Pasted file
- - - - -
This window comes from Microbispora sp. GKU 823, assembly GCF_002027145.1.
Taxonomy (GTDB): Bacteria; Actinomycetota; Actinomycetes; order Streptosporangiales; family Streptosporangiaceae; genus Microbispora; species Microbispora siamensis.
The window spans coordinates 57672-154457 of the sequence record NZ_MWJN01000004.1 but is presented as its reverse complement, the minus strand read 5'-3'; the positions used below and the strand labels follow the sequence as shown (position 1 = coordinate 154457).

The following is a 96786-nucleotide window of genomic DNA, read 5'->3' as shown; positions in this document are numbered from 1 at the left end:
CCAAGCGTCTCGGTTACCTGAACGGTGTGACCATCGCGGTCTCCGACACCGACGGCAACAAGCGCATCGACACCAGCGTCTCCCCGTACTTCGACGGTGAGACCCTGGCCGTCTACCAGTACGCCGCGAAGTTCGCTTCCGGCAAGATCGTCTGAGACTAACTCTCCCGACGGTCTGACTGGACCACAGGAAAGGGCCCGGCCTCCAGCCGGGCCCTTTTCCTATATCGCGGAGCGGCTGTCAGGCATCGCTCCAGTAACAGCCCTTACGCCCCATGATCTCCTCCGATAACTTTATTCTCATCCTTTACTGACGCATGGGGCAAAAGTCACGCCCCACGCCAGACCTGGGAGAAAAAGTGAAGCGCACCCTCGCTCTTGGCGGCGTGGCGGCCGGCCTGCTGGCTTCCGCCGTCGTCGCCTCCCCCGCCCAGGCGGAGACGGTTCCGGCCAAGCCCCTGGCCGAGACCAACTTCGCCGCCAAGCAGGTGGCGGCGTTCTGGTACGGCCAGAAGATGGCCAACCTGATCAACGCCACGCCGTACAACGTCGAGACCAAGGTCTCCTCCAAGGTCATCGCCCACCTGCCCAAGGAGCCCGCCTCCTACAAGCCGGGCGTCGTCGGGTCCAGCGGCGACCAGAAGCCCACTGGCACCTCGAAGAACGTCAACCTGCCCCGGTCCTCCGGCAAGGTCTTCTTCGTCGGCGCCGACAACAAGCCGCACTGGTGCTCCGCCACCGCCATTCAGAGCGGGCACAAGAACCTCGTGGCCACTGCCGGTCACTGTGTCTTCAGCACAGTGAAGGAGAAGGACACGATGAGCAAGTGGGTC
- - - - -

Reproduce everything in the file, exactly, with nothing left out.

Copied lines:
This window comes from Microbispora sp. GKU 823, assembly GCF_002027145.1.
Taxonomy (GTDB): Bacteria; Actinomycetota; Actinomycetes; order Streptosporangiales; family Streptosporangiaceae; genus Microbispora; species Microbispora siamensis.
The window spans coordinates 57672-154457 of the sequence record NZ_MWJN01000004.1 but is presented as its reverse complement, the minus strand read 5'-3'; the positions used below and the strand labels follow the sequence as shown (position 1 = coordinate 154457).

The following is a 96786-nucleotide window of genomic DNA, read 5'->3' as shown; positions in this document are numbered from 1 at the left end:
CCAAGCGTCTCGGTTACCTGAACGGTGTGACCATCGCGGTCTCCGACACCGACGGCAACAAGCGCATCGACACCAGCGTCTCCCCGTACTTCGACGGTGAGACCCTGGCCGTCTACCAGTACGCCGCGAAGTTCGCTTCCGGCAAGATCGTCTGAGACTAACTCTCCCGACGGTCTGACTGGACCACAGGAAAGGGCCCGGCCTCCAGCCGGGCCCTTTTCCTATATCGCGGAGCGGCTGTCAGGCATCGCTCCAGTAACAGCCCTTACGCCCCATGATCTCCTCCGATAACTTTATTCTCATCCTTTACTGACGCATGGGGCAAAAGTCACGCCCCACGCCAGACCTGGGAGAAAAAGTGAAGCGCACCCTCGCTCTTGGCGGCGTGGCGGCCGGCCTGCTGGCTTCCGCCGTCGTCGCCTCCCCCGCCCAGGCGGAGACGGTTCCGGCCAAGCCCCTGGCCGAGACCAACTTCGCCGCCAAGCAGGTGGCGGCGTTCTGGTACGGCCAGAAGATGGCCAACCTGATCAACGCCACGCCGTACAACGTCGAGACCAAGGTCTCCTCCAAGGTCATCGCCCACCTGCCCAAGGAGCCCGCCTCCTACAAGCCGGGCGTCGTCGGGTCCAGCGGCGACCAGAAGCCCACTGGCACCTCGAAGAACGTCAACCTGCCCCGGTCCTCCGGCAAGGTCTTCTTCGTCGGCGCCGACAACAAGCCGCACTGGTGCTCCGCCACCGCCATTCAGAGCGGGCACAAGAACCTCGTGGCCACTGCCGGTCACTGTGTCTTCAGCACAGTGAAGGAGAAGGACACGATGAGCAAGTGGGTC